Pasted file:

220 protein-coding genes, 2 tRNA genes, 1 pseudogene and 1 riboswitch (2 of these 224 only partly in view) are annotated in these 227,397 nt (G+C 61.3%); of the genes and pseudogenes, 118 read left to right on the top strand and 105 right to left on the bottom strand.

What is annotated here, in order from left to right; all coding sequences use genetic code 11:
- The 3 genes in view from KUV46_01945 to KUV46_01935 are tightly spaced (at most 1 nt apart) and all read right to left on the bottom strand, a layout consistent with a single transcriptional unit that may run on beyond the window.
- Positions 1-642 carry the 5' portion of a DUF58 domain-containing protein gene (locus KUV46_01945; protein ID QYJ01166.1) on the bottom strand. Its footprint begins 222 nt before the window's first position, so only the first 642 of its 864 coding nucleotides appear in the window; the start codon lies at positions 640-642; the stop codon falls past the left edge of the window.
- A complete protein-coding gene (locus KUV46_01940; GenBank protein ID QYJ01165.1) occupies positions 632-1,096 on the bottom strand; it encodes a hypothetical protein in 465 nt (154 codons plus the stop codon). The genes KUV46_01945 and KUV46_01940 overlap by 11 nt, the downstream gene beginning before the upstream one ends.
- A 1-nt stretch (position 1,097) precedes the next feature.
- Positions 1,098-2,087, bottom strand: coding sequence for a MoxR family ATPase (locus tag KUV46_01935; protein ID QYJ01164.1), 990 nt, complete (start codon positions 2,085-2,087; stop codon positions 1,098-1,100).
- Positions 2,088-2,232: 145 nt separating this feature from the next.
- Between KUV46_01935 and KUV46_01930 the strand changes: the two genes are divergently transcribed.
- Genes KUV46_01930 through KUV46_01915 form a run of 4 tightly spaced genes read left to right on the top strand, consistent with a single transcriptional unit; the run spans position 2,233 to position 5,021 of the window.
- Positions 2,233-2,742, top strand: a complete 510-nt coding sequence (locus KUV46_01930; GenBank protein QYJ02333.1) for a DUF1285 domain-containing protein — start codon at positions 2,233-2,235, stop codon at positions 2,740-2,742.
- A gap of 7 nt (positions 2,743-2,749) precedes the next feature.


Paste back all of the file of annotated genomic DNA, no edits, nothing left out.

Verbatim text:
220 protein-coding genes, 2 tRNA genes, 1 pseudogene and 1 riboswitch (2 of these 224 only partly in view) are annotated in these 227,397 nt (G+C 61.3%); of the genes and pseudogenes, 118 read left to right on the top strand and 105 right to left on the bottom strand.

What is annotated here, in order from left to right; all coding sequences use genetic code 11:
- The 3 genes in view from KUV46_01945 to KUV46_01935 are tightly spaced (at most 1 nt apart) and all read right to left on the bottom strand, a layout consistent with a single transcriptional unit that may run on beyond the window.
- Positions 1-642 carry the 5' portion of a DUF58 domain-containing protein gene (locus KUV46_01945; protein ID QYJ01166.1) on the bottom strand. Its footprint begins 222 nt before the window's first position, so only the first 642 of its 864 coding nucleotides appear in the window; the start codon lies at positions 640-642; the stop codon falls past the left edge of the window.
- A complete protein-coding gene (locus KUV46_01940; GenBank protein ID QYJ01165.1) occupies positions 632-1,096 on the bottom strand; it encodes a hypothetical protein in 465 nt (154 codons plus the stop codon). The genes KUV46_01945 and KUV46_01940 overlap by 11 nt, the downstream gene beginning before the upstream one ends.
- A 1-nt stretch (position 1,097) precedes the next feature.
- Positions 1,098-2,087, bottom strand: coding sequence for a MoxR family ATPase (locus tag KUV46_01935; protein ID QYJ01164.1), 990 nt, complete (start codon positions 2,085-2,087; stop codon positions 1,098-1,100).
- Positions 2,088-2,232: 145 nt separating this feature from the next.
- Between KUV46_01935 and KUV46_01930 the strand changes: the two genes are divergently transcribed.
- Genes KUV46_01930 through KUV46_01915 form a run of 4 tightly spaced genes read left to right on the top strand, consistent with a single transcriptional unit; the run spans position 2,233 to position 5,021 of the window.
- Positions 2,233-2,742, top strand: a complete 510-nt coding sequence (locus KUV46_01930; GenBank protein QYJ02333.1) for a DUF1285 domain-containing protein — start codon at positions 2,233-2,235, stop codon at positions 2,740-2,742.
- A gap of 7 nt (positions 2,743-2,749) precedes the next feature.